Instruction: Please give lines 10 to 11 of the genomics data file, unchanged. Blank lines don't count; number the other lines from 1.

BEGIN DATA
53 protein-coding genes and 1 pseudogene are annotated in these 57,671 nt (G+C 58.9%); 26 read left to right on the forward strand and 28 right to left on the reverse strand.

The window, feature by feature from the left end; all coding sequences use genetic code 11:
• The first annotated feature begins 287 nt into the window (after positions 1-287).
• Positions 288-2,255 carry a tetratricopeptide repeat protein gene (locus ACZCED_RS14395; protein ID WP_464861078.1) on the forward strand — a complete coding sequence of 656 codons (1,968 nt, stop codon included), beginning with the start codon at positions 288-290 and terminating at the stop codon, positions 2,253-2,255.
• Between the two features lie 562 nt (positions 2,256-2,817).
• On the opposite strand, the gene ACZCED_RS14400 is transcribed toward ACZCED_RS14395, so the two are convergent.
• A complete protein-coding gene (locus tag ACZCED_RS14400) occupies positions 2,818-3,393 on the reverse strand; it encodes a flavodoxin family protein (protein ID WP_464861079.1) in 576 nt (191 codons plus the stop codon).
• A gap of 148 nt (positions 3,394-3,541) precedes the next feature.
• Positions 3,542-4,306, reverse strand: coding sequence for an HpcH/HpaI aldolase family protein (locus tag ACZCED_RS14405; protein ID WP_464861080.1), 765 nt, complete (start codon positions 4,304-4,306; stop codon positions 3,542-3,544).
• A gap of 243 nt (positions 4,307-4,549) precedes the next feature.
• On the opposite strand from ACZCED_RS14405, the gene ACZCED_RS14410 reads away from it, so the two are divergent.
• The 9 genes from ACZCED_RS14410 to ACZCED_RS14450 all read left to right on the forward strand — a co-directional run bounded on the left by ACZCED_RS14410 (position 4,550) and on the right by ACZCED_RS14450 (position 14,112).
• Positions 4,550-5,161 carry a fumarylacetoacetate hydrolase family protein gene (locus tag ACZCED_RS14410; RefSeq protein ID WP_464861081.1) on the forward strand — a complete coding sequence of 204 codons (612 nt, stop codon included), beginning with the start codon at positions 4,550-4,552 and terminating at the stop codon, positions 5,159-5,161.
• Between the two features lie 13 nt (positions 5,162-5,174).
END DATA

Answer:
• A gap of 243 nt (positions 4,307-4,549) precedes the next feature.
• On the opposite strand from ACZCED_RS14405, the gene ACZCED_RS14410 reads away from it, so the two are divergent.